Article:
Look Good, Live Longer

by Sue Beesley

The second in the series of health tips from Cath Sweeney of JJB Health Fitnes Centre, Bangor.

Many of you will have read the Government's advice that research is showing we should all undertake at least 5 ?moderate? exercise sessions a week to help ensure our good health as we get older.

How many of us do, and how many of us take the view that exercise is solely the province of younger people?

Unfortunately, the latter are in the majority. However, all is not lost and it?s never too late to make that resolution and to dust off the gym shoes,?and it's never too soon either!!

The benefits of exercise are obvious to all but the most dedicated couch potato and scientific research is confirming the positives all the time.

The most recent research from the USA shows that elderly? (all were over 50) joggers are half as likely to die from ailments such as cancer than non-joggers.

Age?related disabilities were delayed by an average of 16 years and there was no evidence that they wore their knees out or suffered increases in osteoarthritis etc.

So, there's the excuses debunked too!

Exercise has beneficial effects on the cardiovascular system, including reducing high blood pressure.

It reduces cholesterol, helps sufferers of osteoarthritis and type II diabetes and a host of other conditions.

It can even be effective in alleviating depression and increasing bone density.

So, as someone approaching 40, 50, 60 or over, where do we begin to start getting fit?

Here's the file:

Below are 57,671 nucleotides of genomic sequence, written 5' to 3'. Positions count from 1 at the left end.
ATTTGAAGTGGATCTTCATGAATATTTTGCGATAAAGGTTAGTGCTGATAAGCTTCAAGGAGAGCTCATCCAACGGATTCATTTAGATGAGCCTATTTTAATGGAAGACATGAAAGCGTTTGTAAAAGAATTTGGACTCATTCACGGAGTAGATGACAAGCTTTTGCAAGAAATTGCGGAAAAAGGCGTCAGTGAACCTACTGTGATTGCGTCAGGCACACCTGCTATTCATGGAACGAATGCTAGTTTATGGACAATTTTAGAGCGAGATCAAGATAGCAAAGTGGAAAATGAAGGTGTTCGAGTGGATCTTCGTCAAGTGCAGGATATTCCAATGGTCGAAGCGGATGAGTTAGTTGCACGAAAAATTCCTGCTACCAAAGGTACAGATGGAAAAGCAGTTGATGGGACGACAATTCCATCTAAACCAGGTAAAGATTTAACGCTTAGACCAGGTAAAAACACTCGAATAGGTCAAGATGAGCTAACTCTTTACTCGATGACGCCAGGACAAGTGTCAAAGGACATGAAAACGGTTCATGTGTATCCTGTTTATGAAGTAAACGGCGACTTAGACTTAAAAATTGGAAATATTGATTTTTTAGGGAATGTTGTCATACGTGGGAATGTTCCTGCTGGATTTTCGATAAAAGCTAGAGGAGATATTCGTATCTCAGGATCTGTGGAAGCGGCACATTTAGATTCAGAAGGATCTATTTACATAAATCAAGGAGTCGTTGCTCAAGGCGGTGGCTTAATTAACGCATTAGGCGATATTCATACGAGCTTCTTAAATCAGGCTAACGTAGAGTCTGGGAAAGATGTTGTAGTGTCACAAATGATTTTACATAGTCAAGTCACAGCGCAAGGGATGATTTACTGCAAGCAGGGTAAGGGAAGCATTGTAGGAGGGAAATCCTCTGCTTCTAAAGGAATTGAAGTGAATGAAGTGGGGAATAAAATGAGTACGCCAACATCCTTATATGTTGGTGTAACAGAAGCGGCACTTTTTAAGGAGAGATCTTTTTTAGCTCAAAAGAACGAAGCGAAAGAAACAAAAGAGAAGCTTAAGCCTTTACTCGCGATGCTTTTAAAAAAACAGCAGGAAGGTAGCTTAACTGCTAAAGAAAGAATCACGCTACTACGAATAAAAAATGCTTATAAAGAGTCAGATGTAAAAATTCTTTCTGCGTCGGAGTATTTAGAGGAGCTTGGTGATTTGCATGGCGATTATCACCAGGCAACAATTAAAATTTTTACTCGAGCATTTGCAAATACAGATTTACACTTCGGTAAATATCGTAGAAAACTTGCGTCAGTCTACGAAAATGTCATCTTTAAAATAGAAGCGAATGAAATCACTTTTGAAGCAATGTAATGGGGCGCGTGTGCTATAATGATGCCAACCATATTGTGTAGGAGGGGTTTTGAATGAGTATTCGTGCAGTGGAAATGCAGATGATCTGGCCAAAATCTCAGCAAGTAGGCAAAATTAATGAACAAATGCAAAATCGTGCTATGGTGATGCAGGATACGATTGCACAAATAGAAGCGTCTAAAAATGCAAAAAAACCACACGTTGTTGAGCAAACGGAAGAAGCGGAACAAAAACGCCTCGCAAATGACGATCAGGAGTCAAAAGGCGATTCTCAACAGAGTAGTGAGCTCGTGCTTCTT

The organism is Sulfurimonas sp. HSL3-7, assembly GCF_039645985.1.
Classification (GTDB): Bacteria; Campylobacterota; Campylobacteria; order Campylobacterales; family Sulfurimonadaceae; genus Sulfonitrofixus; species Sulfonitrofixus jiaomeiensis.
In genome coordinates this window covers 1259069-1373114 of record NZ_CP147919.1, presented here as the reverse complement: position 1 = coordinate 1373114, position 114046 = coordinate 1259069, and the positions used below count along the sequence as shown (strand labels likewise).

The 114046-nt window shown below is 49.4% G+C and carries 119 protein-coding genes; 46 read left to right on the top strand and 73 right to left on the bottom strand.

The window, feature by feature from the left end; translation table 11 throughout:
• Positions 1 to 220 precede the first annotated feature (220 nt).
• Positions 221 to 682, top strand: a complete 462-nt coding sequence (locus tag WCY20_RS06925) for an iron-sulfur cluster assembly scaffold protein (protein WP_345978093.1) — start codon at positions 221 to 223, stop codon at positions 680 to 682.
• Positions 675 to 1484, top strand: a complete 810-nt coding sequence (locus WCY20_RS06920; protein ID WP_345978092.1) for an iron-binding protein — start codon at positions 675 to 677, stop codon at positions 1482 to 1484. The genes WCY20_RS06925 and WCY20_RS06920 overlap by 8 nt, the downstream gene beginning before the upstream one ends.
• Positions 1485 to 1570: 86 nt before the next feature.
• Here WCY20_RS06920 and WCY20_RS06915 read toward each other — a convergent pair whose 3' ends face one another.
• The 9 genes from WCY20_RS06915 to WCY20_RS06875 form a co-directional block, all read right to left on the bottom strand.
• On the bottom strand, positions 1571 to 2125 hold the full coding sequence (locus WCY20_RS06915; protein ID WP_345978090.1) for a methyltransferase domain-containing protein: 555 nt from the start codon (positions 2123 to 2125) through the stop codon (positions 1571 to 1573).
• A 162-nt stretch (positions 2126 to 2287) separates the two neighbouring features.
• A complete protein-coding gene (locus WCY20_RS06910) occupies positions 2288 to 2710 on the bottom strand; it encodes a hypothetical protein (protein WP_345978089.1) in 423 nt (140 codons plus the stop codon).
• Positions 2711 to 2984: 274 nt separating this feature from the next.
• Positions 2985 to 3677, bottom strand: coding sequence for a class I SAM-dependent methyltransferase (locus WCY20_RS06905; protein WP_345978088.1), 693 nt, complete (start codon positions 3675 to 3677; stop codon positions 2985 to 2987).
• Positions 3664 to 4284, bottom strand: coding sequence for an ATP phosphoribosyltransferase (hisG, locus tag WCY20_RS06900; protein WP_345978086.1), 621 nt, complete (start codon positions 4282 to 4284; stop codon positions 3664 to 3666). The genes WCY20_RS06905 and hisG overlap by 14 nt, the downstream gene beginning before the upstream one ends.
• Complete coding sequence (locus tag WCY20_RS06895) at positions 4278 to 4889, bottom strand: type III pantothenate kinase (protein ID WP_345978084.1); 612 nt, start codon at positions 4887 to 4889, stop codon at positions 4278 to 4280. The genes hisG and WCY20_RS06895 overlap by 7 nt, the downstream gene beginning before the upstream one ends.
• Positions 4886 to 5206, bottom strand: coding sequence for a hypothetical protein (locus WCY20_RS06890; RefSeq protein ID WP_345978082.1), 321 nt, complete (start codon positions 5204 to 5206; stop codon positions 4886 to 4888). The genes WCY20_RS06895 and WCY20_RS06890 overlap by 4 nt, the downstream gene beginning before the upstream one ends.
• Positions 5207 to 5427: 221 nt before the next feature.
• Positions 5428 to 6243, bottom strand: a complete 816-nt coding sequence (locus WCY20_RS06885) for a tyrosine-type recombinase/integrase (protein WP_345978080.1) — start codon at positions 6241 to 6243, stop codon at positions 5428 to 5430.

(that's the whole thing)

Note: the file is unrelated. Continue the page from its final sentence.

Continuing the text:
A fitness programme should be tailored to our specific health and fitness levels.

A heart attack or stroke should not be a barrier to exercise but, clearly, they need to be taken into account.

Every programme should include warm-up and cool-down phases.

A typical warm up would be at least 15 minutes on the treadmill at a pace that does not leave you gasping for breath.

The core of the programme can focus on aerobic, resistance, functional or flexibility training exercises or a combination of all four.

Aerobic training will reduce incidents of breathlessness and provides the greatest protection against physiological changes due to ageing.

Meanwhile, resistance training can enhance quality of life and boost independence. Functional training stimulates movement and action of muscles required for every day tasks.

Flexibility training improves the range of movement that age often takes from us.

If you join a gym then there will be instructors or personal trainers available to help you balance the various components. Don't be afraid to ask, they want to help!

Cass is a freelance REPS certified Personal Trainer and you can contact her on 07954338342, cass(dot)sweeney(at)virgin(dot)net

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